Adjusted stats - how valuable?
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11-03-2012, 06:26 PM
Just a Fool
Join Date: Feb 2003
Location: Guelph, Ont
Originally Posted by
Czech Your Math
First, if by "today's NHL" you mean last season, then his 21 goals in '85 would have equivalent value to about 15 goals in '12. Second, he was fourth in goals on a Montreal team that won their division. He was ahead of a 26 y/o Bobby Smith and two behind Guy Carbonneau. It would seem if that was possible (despite getting almost no PP time), then it may not be impossible that
at his very peak
he could score 15 goals in a 2012 environment. That's without trying to determine how much more competitive today's league is and how much more difficult attaining that level would be. Even if you made an adjustment for lower scoring by 4th liners, it would only decrease his adjusted goals by 1 or 2, so I'm not sure how this would really tell us anything about how useful adjusted stats are in comparing/projecting to different eras.
It's not about the math at this point, it's about the reality the math is trying to tell us and the difference between 4th line goals in 1985 and today is a hell of a lot more than just 1-2 goals more than what Adjusted Stats is telling us.
Are you adding a couple 1st/2nd line quality European/Russian/US forwards who likely wouldn't have been playing in the 80s? That would change the comparative quality of the top two lines compared the bottom two lines, now wouldn't it?
Only the top Russians and most of the top Czechs were missing in the 80's and there are 43% more 1rst, 2nd, 3rd and 4th line spots today than there were then.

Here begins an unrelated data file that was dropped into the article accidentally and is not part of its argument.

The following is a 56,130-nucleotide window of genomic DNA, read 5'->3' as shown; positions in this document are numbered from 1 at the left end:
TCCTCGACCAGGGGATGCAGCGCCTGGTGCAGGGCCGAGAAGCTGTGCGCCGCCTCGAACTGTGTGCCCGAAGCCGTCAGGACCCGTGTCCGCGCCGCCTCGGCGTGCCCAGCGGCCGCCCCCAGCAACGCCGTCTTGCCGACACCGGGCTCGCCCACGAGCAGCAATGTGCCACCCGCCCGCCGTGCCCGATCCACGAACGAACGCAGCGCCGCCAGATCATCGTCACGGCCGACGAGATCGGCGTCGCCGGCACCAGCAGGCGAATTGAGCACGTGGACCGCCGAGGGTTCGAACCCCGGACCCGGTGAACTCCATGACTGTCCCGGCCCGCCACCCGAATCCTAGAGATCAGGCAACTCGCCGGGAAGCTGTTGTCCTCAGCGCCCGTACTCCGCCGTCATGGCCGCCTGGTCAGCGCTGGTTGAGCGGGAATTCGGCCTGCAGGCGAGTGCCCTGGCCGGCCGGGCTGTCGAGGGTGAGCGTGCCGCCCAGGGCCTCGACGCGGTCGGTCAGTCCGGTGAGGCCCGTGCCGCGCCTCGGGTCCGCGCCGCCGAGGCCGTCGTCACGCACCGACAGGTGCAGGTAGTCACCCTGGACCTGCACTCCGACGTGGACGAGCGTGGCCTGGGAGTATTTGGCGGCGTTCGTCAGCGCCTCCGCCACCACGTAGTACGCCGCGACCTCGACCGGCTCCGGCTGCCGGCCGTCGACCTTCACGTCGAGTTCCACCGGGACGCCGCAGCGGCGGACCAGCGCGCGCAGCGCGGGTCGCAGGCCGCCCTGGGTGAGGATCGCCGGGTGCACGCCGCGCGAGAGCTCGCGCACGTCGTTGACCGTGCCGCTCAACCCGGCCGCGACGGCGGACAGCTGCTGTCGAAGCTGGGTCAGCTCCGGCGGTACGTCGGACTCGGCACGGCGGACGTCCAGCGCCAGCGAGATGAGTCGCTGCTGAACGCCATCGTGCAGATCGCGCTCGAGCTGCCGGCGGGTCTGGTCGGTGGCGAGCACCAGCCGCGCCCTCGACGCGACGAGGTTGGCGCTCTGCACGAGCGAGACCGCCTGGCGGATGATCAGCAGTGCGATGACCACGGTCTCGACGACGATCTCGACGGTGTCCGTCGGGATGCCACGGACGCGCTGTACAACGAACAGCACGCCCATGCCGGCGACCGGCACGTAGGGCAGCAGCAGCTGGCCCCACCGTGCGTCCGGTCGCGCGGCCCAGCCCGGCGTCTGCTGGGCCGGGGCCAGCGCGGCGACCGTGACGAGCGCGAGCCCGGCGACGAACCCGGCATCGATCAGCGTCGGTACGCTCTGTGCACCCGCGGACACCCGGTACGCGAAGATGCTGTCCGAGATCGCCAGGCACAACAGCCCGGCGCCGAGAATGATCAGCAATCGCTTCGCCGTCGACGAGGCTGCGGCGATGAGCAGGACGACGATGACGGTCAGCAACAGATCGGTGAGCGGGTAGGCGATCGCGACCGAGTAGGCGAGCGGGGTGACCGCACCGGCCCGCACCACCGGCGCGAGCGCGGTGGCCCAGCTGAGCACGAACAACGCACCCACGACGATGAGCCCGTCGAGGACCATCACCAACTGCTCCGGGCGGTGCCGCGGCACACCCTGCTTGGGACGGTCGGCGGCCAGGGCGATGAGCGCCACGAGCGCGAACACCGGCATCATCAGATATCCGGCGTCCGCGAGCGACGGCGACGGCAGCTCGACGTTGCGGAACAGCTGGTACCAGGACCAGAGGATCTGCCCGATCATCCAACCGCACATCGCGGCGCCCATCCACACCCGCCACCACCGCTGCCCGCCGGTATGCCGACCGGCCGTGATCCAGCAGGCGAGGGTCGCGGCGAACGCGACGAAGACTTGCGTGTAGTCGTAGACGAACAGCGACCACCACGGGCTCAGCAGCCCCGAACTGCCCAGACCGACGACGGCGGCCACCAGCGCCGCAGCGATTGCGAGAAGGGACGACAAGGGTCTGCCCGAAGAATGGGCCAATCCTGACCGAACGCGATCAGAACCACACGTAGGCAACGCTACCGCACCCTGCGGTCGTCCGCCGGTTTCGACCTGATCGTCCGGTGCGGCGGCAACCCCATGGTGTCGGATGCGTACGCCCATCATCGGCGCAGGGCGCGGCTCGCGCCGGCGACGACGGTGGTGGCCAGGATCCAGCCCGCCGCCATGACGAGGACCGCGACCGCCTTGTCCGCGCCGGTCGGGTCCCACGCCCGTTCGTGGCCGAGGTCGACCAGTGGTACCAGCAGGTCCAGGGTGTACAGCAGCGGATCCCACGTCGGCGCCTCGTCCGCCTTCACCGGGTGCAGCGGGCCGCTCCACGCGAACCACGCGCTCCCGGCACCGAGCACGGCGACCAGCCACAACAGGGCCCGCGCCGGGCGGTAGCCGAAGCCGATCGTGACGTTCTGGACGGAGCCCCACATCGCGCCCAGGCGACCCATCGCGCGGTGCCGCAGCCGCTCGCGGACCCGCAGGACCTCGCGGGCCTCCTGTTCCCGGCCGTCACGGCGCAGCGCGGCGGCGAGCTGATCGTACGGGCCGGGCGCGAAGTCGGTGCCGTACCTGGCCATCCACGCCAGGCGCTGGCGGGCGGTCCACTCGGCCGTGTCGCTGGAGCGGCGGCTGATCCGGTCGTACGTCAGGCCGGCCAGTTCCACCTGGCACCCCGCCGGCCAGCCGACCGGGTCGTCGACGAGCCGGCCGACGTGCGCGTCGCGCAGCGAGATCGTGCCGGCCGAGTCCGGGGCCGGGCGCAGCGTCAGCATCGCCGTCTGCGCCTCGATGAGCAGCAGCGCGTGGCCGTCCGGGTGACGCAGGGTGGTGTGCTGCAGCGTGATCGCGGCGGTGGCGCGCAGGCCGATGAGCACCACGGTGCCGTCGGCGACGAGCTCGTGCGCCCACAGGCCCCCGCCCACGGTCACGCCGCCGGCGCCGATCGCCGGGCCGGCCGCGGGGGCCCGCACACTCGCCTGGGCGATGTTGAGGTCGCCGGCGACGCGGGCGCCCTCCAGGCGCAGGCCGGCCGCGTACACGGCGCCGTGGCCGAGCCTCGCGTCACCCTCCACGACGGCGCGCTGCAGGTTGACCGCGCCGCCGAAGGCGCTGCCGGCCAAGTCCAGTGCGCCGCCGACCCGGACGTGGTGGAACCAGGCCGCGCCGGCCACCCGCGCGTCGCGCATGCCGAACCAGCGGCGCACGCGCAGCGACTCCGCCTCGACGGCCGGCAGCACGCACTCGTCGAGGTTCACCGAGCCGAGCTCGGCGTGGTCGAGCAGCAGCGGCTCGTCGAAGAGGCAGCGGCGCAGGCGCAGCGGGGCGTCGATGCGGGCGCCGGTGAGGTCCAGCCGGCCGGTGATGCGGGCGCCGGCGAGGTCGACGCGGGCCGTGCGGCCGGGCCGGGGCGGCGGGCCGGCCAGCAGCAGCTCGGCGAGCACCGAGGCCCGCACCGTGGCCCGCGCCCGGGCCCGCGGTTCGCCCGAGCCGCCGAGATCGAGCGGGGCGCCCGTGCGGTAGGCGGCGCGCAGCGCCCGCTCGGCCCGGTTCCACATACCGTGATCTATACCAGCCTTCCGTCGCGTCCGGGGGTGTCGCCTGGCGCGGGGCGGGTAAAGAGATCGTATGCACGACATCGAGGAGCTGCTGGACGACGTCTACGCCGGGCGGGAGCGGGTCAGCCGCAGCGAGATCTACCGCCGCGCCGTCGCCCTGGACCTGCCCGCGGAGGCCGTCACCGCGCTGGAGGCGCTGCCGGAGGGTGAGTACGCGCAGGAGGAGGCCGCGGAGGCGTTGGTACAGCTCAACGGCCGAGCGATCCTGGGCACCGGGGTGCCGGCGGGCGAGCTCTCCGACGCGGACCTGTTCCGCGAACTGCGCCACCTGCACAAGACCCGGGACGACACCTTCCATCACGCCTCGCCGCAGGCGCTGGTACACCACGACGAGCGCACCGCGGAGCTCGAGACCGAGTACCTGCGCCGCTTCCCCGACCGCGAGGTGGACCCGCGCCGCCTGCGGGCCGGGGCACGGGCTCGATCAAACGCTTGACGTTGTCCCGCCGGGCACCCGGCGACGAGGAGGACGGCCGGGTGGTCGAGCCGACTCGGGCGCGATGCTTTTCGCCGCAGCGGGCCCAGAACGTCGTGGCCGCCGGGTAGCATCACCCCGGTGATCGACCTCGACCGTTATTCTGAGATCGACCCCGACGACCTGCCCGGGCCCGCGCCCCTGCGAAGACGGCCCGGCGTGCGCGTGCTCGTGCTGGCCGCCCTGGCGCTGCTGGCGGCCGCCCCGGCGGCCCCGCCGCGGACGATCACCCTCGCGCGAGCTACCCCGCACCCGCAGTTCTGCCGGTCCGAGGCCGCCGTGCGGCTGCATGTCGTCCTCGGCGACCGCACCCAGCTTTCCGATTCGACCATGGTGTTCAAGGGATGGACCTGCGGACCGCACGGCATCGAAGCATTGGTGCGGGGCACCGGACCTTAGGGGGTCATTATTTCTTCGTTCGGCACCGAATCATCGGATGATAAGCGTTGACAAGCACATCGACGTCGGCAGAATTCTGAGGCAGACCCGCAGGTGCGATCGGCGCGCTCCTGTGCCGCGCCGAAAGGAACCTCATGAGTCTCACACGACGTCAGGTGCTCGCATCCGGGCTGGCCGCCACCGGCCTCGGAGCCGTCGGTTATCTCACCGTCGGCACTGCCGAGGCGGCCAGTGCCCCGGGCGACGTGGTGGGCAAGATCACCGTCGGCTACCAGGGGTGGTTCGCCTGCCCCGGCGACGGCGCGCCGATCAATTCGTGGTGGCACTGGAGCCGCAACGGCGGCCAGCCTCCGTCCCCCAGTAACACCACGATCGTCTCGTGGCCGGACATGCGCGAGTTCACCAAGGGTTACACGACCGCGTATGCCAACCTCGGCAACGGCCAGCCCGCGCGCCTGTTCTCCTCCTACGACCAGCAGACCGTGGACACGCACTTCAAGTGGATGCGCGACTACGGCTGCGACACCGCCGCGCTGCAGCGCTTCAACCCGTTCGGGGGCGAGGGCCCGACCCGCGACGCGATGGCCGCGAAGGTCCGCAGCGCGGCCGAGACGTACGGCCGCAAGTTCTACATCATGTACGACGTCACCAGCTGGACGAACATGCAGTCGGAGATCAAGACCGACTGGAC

Just adding the Russians and the Czechs do NOT account for a 43% increase in top line players and not every single Russian or Czech that has come over since is a top tier player.
There was a time in the very late 80's and early 90's where these top Russians and Czechs did affect top Tier scoring like you say. That was only for a short time though, before the League expanded to 43% more teams. Once again spreading the talent out and the data supports this.
Besides, if what you propose were the reason, there should have been an increase in top tier scoring while other tiers remained the same.
That wasn't the case.
All tiers scored less at variable rates.
And nothing you have said counters the much more supportable (and quite frankly common sense) explanation that scoring has decreased through a filtering process and not a flat % across the board.
Last edited by Rhiessan71: 11-03-2012 at
. Reason: Spelling and Grammar, fixed % of increased teams
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